Every company must (before the end of February in every year after its incorporation) deliver to the Companies Registry an annual return together with a filing fee. The annual return should include details of the company’s shareholders and their respective shareholdings.
As well as having liability for any breach of the duties described above, directors can also be liable in the following situations.
Breach of warranty of authority
A director is responsible for conducting the business of a company in accordance with its Memorandum and Articles of Association. Where a director acts outside of his authority, a third party dealing with a director will have a direct right of action against him for breach of warranty of authority.
Tortious or criminal liability
A director is an agent of the company. Therefore, where a director instructs a company to commit a tort (a legal wrong) or a crime (such as tax evasion) he will be personally liable as well as the company, even though the tort or the crime was committed by the company rather than the director.
The Companies Law requires that before a company pays any distribution or dividend to its shareholders, the directors give a statement of solvency regarding the company’s expected financial position for the next 12 months. A director may be liable for failure to follow the authorisation procedure required by law.
Acting while disqualified
A director who has been disqualified by the courts and in breach of that order, acts as a director or takes part in the management of a company, will be criminally liable and personally responsible for the liabilities of the company incurred during that time.
Acting as a director during insolvency
Where a director’s personal property has been declared to be en désastre pursuant to the Bankruptcy (Désastre) (Jersey) Law 1990, he must immediately resign any directorship he has, or may become criminally liable.
A director may be liable for wrongful trading when he knows (or is reckless about the fact) that the company is likely to go into insolvent liquidation and he fails to take action to minimise the potential loss to the company’s creditors. Where a company is insolvent and it appears that any business of the company was carried on with an intent to defraud creditors, or for a fraudulent purpose, a director who was knowingly a party to the fraud may be personally or criminally liable.
As there are other situations relating to the insolvency of a company where a director may be personally liable, it is recommended that any director of a company which may be likely to become insolvent seek legal advice.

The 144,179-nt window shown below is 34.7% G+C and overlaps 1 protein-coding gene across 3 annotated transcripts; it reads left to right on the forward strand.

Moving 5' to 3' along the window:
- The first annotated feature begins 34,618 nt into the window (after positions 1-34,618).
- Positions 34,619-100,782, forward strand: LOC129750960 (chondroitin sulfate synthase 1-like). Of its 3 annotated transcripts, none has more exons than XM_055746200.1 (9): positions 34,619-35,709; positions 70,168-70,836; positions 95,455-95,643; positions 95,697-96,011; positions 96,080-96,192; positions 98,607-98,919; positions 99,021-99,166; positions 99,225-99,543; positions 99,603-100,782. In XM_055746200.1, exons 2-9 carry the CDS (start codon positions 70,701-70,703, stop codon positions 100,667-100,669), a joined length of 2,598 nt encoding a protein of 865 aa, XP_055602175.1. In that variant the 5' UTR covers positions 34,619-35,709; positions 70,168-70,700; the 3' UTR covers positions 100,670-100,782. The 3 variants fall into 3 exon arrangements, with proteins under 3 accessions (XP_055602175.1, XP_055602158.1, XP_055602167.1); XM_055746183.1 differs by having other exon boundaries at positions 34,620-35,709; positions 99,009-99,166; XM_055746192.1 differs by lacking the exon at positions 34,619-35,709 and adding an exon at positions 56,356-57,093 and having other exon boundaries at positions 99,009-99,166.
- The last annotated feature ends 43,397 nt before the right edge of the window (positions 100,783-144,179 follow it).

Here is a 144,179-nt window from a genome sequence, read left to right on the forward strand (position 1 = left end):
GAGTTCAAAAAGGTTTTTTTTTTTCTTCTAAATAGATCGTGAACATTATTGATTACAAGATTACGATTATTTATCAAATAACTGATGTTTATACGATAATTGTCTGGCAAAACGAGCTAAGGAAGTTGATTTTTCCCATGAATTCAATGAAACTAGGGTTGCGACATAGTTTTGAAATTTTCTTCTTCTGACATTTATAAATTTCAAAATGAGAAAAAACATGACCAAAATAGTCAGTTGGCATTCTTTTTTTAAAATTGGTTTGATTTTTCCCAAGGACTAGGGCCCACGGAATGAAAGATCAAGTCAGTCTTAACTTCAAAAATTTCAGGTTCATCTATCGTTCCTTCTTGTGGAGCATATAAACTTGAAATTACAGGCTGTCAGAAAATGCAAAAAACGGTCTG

The Companies Law generally does not allow for a company to provide an indemnity to its directors. However, there are certain exceptions, including an indemnity for any liabilities incurred by a director in successfully defending civil or criminal proceedings and directors and officers’ liability (D&O) insurance.
Under the Companies Law, the court has power to relieve a director of liability in proceedings (or expected proceedings) for negligence, default, breach of duty or breach of trust against a director. Any relief by the court would be provided on the basis that it appears that the director is or may be liable in those proceedings, but that he has acted honestly and having regard to all the circumstances of the case, he ought fairly to be excused.
The Company Secretary is responsible for ensuring that the company satisfies the following duties.
Every company must keep a register of its shareholders (known as members) including the following details:
- each shareholder’s name and address
- the number and class of shares held by each shareholder (including details of whether the shares are fully paid up or not); and the date on which each shareholder became or ceased to be a shareholder.
Every company must keep a register of its directors and secretary, including the following details:
- the name and address of each director and the secretary;
- the nationality, date of birth and business occupation of each director; and
- the date on which each director and the secretary became, or ceased to be, a director or the secretary
Every company must prepare and record minutes of all proceedings at meetings of its shareholders (known as general meetings) and meetings of its directors (known as board meetings) in its company books.
Every company must hold an annual general meeting for its shareholders (in addition to any other meetings that year). However, companies may avoid the requirement to hold an annual general meeting if this is approved by all of the shareholders.